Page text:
So perhaps there were a couple reasons that I was so…pained to say goodbye to you tonight. I think the majority of it is because I love having you around so much and that you’ve become such an important part of my life. I think another, smaller part might be because I’m going to miss having my best friend around. I’m going to miss the person that I feel most comfortable around and that I can tell anything to, and who I trust the most. I’ll miss you, Kevin. That’s why I’m taking the time to sit down and type all this out. Well, that and because I need to sort it all out in my head.

Now, you know that I’m going to miss you. And I know you’re going to miss me. Even though we’ve both agreed that time apart will be good, I still didn’t expect it to freak me out so much. I promise that I’ll listen to our songs.

For Miss Aubrey

Whenever I hear a Marianas Trench song or find myself wandering the aisles of the local health food store and wondering just what kombucha actually is, it’s Miss Aubrey that I think about. Or when I have an unfortunate Freudian slip, or need somebody to tell my deepest and scariest thoughts to – it’s Miss Aubrey that I pull out my phone to text or talk to.

I’ve always thought of her as Miss Aubrey. The ‘Miss’ always just seemed to go with her name, and her personality begs a bit of class. So Miss Aubrey it is. With her hipster-esque glasses, genuine smile, bright eyes, and ability to pull off  hair that echoes Audrey Hepburn, Aubrey is the peanut to my butter. The Jane to my Lizzie. The Diana to my Anne.

We only live an hour apart, closer to 45 minutes now that I’ve moved. Yet that hour seems to feel a lot longer and like a much larger distance with life always getting in the way. Although we’ve never lived ‘close,’ there was a time when we would see each other multiple times a day. Now we’re lucky if we get to see each other once a month.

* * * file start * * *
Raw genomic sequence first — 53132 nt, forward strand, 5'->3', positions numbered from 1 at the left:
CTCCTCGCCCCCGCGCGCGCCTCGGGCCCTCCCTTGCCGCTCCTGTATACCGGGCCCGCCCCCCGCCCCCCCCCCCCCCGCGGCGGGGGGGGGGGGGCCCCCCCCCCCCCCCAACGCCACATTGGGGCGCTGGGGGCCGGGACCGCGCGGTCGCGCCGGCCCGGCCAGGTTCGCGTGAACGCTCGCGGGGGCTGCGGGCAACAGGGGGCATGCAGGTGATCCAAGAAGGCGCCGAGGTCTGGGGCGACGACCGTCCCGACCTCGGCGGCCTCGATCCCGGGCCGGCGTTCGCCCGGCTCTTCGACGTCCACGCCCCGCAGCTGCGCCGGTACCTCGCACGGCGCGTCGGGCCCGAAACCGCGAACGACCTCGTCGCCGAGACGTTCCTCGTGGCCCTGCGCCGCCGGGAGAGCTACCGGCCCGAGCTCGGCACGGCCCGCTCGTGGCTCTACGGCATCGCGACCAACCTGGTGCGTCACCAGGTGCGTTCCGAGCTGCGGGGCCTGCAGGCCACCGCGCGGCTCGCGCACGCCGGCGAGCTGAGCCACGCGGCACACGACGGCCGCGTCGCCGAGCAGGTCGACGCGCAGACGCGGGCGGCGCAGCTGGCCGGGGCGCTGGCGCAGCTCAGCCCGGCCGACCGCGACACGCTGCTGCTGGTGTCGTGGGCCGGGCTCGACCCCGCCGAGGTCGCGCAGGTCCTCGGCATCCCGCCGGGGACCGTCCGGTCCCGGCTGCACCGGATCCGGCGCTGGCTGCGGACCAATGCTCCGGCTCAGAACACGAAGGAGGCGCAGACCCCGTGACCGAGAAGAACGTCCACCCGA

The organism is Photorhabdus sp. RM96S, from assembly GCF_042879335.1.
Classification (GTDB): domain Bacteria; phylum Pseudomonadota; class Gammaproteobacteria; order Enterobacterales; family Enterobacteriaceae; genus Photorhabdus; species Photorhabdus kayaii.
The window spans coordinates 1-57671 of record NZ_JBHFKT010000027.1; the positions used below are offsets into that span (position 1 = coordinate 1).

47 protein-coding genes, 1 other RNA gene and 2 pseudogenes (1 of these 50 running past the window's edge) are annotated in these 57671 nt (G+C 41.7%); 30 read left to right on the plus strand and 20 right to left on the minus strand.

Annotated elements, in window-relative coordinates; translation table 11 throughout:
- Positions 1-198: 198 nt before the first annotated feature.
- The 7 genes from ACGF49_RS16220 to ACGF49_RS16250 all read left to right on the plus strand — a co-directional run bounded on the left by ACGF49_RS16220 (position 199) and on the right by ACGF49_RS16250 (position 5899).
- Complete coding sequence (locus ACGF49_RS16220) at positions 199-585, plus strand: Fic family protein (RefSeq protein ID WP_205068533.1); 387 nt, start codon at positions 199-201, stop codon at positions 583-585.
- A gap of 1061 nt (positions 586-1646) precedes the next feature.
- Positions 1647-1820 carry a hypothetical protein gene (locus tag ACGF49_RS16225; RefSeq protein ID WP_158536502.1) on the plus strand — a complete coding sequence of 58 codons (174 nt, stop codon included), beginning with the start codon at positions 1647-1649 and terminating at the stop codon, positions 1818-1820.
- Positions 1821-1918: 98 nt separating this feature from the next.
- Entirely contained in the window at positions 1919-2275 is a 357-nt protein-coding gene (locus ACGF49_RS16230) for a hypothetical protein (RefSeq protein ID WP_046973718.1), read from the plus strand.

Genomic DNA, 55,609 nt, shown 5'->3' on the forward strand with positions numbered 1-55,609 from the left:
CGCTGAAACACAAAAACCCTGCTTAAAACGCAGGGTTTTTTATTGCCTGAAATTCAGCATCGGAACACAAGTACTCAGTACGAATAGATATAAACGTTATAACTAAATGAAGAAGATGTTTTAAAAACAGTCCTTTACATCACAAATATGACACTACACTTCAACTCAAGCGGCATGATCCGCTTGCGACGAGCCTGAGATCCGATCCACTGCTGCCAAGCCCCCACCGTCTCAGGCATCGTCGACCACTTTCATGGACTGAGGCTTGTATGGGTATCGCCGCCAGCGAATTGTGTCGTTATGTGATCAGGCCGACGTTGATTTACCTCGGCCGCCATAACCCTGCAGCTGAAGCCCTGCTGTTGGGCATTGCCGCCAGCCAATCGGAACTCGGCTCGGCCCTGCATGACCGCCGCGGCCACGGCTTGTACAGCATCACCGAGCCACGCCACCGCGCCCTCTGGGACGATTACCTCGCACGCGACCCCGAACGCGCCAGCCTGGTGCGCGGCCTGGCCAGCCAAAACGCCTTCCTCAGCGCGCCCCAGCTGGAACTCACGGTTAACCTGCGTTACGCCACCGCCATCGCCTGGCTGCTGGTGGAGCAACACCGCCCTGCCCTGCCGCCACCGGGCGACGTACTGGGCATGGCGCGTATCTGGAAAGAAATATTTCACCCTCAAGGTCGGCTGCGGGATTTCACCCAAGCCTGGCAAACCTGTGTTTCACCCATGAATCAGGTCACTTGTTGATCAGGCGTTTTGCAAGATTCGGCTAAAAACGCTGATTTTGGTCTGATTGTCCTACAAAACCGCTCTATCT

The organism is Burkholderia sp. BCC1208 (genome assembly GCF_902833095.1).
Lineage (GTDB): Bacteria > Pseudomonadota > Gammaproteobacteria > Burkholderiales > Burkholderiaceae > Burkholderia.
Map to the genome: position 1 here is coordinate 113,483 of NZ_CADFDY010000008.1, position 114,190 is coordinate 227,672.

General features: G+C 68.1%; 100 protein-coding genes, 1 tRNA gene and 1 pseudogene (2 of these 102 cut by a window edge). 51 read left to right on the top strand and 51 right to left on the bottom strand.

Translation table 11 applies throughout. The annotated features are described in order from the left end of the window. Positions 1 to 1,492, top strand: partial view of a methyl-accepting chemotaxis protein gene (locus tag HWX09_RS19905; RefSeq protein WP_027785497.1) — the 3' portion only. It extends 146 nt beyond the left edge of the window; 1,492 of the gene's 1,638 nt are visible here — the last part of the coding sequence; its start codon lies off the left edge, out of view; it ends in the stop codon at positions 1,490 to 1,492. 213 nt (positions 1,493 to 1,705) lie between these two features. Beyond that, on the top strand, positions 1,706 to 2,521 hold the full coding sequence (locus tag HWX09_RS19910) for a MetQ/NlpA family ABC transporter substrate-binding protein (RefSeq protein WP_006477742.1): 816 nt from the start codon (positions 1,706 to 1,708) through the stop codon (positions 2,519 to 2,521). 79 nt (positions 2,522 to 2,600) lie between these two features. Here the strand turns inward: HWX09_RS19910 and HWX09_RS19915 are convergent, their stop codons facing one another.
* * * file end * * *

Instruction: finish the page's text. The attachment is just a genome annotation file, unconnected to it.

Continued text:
Yes, distance has put a bit of a restraint on our relationship. Our lives are very much our own, but somehow we’re still friends. We don’t talk all the time. I don’t feel the need to constantly update her on my whereabouts or decisions, but I know that she’s there. I know that Miss Aubrey is the sort of girl who always makes good decisions in faith, and I sometimes ask myself, “What would Aubrey do?”

I don’t get to see her as much as I’d like. In all honesty we don’t even talk as much as I’d like. I get frustrated with myself for being so busy and for letting things get in the way. Yet she’s there. She’s always there. I still think about her every day, even if it’s in just the smallest way possible and knowing that I’m lucky enough to call her friend.  That girl hasn’t seemed to give up on me yet, though heaven knows she probably should have a long time ago. I struggle with balancing my life and getting my priorities straight, but over the last year Miss Aubrey’s friendship has been consistent, and that alone has relieved me of so much stress.

I think we’ve both changed a lot since we first became (fast) friends. Actually there isn’t much to think about – it’s true. It’s a good change, though.We’re growing up and still trying to figure just what exactly that means. She’s the older and wiser one, and I look up to her example a lot. Her advice continues to make my transition easier. She’s never failed to be a perfectly classy example of maturity.